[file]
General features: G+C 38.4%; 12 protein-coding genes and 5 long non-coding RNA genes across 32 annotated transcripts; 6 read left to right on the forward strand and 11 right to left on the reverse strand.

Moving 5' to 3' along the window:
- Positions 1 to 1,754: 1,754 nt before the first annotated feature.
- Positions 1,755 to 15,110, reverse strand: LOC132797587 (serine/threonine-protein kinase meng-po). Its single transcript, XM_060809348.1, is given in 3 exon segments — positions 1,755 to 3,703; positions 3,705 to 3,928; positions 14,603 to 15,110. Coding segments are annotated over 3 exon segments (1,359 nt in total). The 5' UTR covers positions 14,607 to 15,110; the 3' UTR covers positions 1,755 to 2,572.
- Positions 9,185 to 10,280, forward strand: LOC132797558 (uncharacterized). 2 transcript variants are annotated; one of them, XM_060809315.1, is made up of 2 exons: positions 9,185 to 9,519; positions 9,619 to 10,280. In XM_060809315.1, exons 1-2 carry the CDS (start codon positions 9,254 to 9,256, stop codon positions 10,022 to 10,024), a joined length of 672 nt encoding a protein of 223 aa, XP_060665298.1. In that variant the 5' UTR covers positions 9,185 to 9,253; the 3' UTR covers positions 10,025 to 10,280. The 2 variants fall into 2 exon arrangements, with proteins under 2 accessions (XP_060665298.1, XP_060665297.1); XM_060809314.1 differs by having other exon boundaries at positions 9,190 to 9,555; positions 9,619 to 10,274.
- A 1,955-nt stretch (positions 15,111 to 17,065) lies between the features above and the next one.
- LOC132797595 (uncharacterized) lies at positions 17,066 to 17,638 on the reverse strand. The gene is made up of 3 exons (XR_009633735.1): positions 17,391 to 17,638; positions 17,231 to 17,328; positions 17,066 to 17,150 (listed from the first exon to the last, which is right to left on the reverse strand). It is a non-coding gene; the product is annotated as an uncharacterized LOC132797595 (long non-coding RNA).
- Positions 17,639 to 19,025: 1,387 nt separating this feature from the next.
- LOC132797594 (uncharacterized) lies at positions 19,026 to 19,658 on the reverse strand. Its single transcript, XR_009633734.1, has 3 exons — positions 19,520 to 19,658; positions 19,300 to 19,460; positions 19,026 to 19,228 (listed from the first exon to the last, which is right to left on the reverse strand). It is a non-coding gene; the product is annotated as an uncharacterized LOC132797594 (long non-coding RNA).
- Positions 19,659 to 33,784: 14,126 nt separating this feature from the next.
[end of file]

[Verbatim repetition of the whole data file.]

General features: G+C 38.4%; 12 protein-coding genes and 5 long non-coding RNA genes across 32 annotated transcripts; 6 read left to right on the forward strand and 11 right to left on the reverse strand.

Moving 5' to 3' along the window:
- Positions 1 to 1,754: 1,754 nt before the first annotated feature.
- Positions 1,755 to 15,110, reverse strand: LOC132797587 (serine/threonine-protein kinase meng-po). Its single transcript, XM_060809348.1, is given in 3 exon segments — positions 1,755 to 3,703; positions 3,705 to 3,928; positions 14,603 to 15,110. Coding segments are annotated over 3 exon segments (1,359 nt in total). The 5' UTR covers positions 14,607 to 15,110; the 3' UTR covers positions 1,755 to 2,572.
- Positions 9,185 to 10,280, forward strand: LOC132797558 (uncharacterized). 2 transcript variants are annotated; one of them, XM_060809315.1, is made up of 2 exons: positions 9,185 to 9,519; positions 9,619 to 10,280. In XM_060809315.1, exons 1-2 carry the CDS (start codon positions 9,254 to 9,256, stop codon positions 10,022 to 10,024), a joined length of 672 nt encoding a protein of 223 aa, XP_060665298.1. In that variant the 5' UTR covers positions 9,185 to 9,253; the 3' UTR covers positions 10,025 to 10,280. The 2 variants fall into 2 exon arrangements, with proteins under 2 accessions (XP_060665298.1, XP_060665297.1); XM_060809314.1 differs by having other exon boundaries at positions 9,190 to 9,555; positions 9,619 to 10,274.
- A 1,955-nt stretch (positions 15,111 to 17,065) lies between the features above and the next one.
- LOC132797595 (uncharacterized) lies at positions 17,066 to 17,638 on the reverse strand. The gene is made up of 3 exons (XR_009633735.1): positions 17,391 to 17,638; positions 17,231 to 17,328; positions 17,066 to 17,150 (listed from the first exon to the last, which is right to left on the reverse strand). It is a non-coding gene; the product is annotated as an uncharacterized LOC132797595 (long non-coding RNA).
- Positions 17,639 to 19,025: 1,387 nt separating this feature from the next.
- LOC132797594 (uncharacterized) lies at positions 19,026 to 19,658 on the reverse strand. Its single transcript, XR_009633734.1, has 3 exons — positions 19,520 to 19,658; positions 19,300 to 19,460; positions 19,026 to 19,228 (listed from the first exon to the last, which is right to left on the reverse strand). It is a non-coding gene; the product is annotated as an uncharacterized LOC132797594 (long non-coding RNA).
- Positions 19,659 to 33,784: 14,126 nt separating this feature from the next.